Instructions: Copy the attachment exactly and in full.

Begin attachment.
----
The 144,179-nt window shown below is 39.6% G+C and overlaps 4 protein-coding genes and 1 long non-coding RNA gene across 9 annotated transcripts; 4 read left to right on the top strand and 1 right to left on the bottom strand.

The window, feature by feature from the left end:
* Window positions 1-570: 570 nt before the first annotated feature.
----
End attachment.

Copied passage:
The 144,179-nt window shown below is 39.6% G+C and overlaps 4 protein-coding genes and 1 long non-coding RNA gene across 9 annotated transcripts; 4 read left to right on the top strand and 1 right to left on the bottom strand.

The window, feature by feature from the left end:
* Window positions 1-570: 570 nt before the first annotated feature.